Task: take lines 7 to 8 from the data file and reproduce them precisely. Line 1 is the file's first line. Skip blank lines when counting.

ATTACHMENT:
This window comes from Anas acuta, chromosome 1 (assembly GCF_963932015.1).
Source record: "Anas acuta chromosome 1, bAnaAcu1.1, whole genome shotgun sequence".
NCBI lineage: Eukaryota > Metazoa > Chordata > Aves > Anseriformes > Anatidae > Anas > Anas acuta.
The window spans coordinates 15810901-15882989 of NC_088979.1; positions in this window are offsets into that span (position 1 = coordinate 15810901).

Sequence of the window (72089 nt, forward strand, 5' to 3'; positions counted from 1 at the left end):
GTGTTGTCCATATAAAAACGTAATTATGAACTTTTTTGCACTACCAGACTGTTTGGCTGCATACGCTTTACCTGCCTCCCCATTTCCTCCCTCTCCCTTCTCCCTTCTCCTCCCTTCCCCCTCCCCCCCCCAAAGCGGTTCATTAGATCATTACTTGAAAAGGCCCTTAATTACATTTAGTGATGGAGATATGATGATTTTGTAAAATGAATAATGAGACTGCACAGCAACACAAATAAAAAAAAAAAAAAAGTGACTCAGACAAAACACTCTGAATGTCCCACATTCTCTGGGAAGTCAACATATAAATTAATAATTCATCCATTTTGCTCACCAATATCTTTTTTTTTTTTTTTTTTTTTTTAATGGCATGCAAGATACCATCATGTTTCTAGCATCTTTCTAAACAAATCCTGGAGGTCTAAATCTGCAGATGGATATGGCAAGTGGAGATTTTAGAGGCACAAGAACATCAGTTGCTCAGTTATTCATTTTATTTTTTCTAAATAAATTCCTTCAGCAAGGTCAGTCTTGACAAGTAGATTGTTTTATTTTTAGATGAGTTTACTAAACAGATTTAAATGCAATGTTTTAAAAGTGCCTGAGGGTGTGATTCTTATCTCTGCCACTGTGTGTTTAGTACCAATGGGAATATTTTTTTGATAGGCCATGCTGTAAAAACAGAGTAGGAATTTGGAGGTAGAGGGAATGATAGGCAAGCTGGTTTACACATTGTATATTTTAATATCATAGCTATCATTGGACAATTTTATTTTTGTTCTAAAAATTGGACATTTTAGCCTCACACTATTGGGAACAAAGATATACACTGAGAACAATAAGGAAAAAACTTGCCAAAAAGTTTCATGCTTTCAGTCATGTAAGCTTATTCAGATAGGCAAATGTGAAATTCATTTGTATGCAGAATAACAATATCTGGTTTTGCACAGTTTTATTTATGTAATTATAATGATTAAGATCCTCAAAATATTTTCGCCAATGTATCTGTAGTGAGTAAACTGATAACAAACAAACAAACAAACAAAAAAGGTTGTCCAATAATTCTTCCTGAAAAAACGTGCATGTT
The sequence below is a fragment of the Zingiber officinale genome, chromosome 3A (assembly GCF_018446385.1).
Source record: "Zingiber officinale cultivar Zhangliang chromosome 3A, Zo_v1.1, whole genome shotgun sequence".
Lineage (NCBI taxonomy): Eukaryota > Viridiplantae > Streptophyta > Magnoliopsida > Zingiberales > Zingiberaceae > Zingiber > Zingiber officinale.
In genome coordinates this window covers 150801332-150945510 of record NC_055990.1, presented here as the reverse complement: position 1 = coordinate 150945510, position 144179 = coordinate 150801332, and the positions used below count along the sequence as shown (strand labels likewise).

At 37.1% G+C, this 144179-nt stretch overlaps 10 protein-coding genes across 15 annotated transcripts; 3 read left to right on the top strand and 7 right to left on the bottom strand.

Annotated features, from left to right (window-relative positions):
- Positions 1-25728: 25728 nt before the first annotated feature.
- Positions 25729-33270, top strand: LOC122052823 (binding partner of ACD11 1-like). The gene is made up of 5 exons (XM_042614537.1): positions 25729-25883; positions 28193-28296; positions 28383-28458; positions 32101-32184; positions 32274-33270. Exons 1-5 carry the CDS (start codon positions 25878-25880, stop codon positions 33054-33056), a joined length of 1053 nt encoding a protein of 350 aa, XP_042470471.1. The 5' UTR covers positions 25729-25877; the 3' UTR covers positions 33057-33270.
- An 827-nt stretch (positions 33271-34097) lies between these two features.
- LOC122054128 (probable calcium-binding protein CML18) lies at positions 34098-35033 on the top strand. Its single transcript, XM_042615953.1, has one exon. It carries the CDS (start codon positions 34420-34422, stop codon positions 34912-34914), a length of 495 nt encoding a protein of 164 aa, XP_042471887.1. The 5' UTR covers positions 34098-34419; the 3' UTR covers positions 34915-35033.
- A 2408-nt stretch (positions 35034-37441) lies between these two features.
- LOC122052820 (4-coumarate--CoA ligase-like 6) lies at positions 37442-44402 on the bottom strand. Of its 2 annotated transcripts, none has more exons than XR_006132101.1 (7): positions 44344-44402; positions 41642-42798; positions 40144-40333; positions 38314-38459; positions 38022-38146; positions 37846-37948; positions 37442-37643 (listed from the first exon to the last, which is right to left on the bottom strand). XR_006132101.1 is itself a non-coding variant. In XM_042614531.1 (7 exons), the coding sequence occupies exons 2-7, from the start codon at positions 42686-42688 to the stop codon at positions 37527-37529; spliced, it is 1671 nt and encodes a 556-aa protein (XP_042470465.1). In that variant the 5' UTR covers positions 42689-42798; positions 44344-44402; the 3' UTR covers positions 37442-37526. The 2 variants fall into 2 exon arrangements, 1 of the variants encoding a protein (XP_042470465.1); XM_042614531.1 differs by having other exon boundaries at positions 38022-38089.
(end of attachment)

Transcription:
The sequence below is a fragment of the Zingiber officinale genome, chromosome 3A (assembly GCF_018446385.1).
Source record: "Zingiber officinale cultivar Zhangliang chromosome 3A, Zo_v1.1, whole genome shotgun sequence".